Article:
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Understanding Your Data and Improving Donor Retention

Resource Center - Foundation

Understanding Your Data and Improving Donor Retention

Did you know that many nonprofits lose nearly as many donors and gifts as they gain each year? There’s a way to stop the churn, and it starts by understanding donor retention, your own donors and how to maximize your growth in giving.

Erik Daubert, MBA, ACFRE and Lori Hunter Overmyer, CFRE will be giving a special all-day workshop on Saturday, April 29, at the AFP International Fundraising Conference on Donor Retention: A Self-Assessment Workshop. AFP sat down with Erik and Lori and talked to them about their workshop, the test that can help all charities with their donor retention and what participants will learn from their presentation.

Q: Why is donor retention so important?

Erik: Donor retention is an incredibly important metric because relationship longevity is one key to developing deep relationships between donors and organizations.  That first gift may be small, but if the donor is retained and cultivated correctly, it can lead to bigger and bigger gifts over the years and in turn, successively greater impact. And what many nonprofits miss is that a good donor retention program instills discipline in an organization's fundraising structure that institutionalizes a regular and thoughtfully considered schedule of donor recognition and appreciation.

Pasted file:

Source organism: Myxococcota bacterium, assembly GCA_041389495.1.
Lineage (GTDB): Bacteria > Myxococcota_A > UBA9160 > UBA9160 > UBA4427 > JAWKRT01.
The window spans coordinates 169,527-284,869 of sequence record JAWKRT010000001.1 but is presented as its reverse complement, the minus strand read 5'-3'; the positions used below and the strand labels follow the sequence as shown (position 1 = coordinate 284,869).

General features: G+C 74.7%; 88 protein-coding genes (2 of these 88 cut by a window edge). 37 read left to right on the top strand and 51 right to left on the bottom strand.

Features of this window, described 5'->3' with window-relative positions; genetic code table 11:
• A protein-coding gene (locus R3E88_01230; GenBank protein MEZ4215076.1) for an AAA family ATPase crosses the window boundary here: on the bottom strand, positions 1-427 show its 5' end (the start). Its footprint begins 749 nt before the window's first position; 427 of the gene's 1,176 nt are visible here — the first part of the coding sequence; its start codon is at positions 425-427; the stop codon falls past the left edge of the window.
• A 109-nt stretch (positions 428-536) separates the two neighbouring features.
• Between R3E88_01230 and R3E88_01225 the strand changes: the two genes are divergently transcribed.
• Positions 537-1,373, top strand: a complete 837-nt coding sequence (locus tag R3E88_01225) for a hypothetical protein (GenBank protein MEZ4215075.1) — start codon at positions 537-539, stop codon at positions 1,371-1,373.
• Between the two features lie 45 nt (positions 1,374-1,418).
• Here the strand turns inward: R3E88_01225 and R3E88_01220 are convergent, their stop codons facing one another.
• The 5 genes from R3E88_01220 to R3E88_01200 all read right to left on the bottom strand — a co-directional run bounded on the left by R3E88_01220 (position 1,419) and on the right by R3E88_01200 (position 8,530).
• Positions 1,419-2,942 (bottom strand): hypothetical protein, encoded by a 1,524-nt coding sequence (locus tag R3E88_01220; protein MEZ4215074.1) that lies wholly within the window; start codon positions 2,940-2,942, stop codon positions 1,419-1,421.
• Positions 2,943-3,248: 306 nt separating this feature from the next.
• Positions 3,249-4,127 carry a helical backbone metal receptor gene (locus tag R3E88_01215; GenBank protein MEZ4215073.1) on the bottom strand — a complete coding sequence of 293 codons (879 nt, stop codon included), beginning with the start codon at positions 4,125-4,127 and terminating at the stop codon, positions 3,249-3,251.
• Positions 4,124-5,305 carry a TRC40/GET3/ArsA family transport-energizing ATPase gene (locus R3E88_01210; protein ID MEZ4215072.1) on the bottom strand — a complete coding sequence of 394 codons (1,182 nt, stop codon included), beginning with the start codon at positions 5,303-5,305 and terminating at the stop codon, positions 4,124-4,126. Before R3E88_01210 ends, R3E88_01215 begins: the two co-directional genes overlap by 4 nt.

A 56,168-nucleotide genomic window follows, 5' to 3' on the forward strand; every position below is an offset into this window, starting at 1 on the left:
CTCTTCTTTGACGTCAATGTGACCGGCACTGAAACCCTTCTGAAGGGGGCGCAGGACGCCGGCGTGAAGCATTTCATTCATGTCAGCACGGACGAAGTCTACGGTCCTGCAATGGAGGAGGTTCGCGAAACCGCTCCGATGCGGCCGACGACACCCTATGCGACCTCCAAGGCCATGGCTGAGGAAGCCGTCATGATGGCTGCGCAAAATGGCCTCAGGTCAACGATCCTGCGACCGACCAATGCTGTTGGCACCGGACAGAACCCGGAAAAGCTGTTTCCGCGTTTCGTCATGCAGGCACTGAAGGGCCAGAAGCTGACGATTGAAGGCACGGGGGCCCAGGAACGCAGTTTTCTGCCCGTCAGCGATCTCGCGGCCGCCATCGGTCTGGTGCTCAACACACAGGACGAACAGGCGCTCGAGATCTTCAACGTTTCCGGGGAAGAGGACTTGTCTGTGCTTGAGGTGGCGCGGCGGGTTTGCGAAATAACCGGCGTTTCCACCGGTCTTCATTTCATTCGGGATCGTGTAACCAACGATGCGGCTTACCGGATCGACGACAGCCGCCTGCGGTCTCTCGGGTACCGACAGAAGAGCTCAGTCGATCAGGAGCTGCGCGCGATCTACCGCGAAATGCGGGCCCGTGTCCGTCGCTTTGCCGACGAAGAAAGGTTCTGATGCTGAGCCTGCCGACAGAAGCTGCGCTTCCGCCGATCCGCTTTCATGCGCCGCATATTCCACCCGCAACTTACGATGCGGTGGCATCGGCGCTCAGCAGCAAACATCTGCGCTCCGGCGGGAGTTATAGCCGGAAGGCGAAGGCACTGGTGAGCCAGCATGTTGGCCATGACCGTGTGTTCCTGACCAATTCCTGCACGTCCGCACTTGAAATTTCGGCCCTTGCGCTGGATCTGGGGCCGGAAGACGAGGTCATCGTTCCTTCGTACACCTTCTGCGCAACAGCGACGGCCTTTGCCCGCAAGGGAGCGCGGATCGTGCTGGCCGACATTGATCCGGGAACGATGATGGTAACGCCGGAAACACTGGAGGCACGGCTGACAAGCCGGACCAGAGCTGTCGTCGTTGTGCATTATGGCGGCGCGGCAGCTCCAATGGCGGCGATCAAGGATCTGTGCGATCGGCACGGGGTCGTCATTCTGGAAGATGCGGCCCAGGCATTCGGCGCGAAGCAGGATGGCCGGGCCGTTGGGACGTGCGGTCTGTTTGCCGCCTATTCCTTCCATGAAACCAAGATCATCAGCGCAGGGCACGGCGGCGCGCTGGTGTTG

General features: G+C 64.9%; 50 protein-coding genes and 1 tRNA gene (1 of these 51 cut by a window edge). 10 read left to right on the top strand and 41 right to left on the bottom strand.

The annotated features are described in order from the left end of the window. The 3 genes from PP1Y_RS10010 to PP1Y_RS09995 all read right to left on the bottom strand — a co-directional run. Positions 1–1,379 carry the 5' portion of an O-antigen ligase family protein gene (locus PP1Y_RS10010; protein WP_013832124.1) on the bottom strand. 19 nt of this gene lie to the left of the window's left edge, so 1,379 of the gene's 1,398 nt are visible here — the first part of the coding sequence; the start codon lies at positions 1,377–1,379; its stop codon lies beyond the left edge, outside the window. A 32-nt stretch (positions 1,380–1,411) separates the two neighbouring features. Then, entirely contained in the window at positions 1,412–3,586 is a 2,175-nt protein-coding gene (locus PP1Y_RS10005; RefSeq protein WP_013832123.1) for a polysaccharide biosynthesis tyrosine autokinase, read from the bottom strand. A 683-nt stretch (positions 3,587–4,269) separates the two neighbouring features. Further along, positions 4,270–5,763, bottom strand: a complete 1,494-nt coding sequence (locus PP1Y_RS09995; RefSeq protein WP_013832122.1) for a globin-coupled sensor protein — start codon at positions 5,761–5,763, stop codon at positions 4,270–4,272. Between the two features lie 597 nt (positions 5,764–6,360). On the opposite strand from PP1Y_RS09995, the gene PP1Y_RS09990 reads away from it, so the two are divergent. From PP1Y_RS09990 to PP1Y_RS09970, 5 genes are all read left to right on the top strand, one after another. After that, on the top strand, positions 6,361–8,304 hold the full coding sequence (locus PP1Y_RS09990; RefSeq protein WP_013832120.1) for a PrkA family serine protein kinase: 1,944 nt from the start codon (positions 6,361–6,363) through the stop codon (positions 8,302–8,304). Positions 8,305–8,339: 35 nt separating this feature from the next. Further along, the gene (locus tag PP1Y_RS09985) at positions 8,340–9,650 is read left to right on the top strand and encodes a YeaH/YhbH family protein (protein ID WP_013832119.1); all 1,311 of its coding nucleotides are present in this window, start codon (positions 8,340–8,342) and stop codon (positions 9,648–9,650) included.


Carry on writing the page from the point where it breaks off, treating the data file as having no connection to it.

Q: The Fundraising Fitness Test is a key part of your presentation. What is it, and how does it relate to donor retention?

Lori: The Fundraising Fitness Test (FFT) takes data and information from virtually any donor database system and calculates donor retention in a variety of different ways.  By looking at donor retention for ideas and concepts like new donors, donors of various dollar amounts, repeat donors and so much more, the FFT both informs nonprofits how they are doing and enables them to have strategic conversations about how to improve the metrics once they are discovered.  By truly understanding what is happening in your development program through the FFT, nonprofit executives and organizations are equipped with the knowledge to improve, enhance and change their strategies accordingly, and to communicate the necessity of such operational changes.

Q: Is the test easy to take? What’s involved in it?

Erik: Because of the great work of our volunteer team, the FFT has become easier to use for your organization.  What is involved is the creation of an electronic file that can be downloaded into the test itself.  For full instructions, help videos and more, check out www.afpfep.org. In a matter of minutes, you can produce invaluable and objective statistical information that can serve as your to roadmap for fundraising effectiveness. No more guesswork! During the workshop, we’re going to run through the FFT, how you can get it started in your organization, and how to use it to help your own organization.

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Q: You’re both involved in the Fundraising Effectiveness Project (FEP). What’s that all about?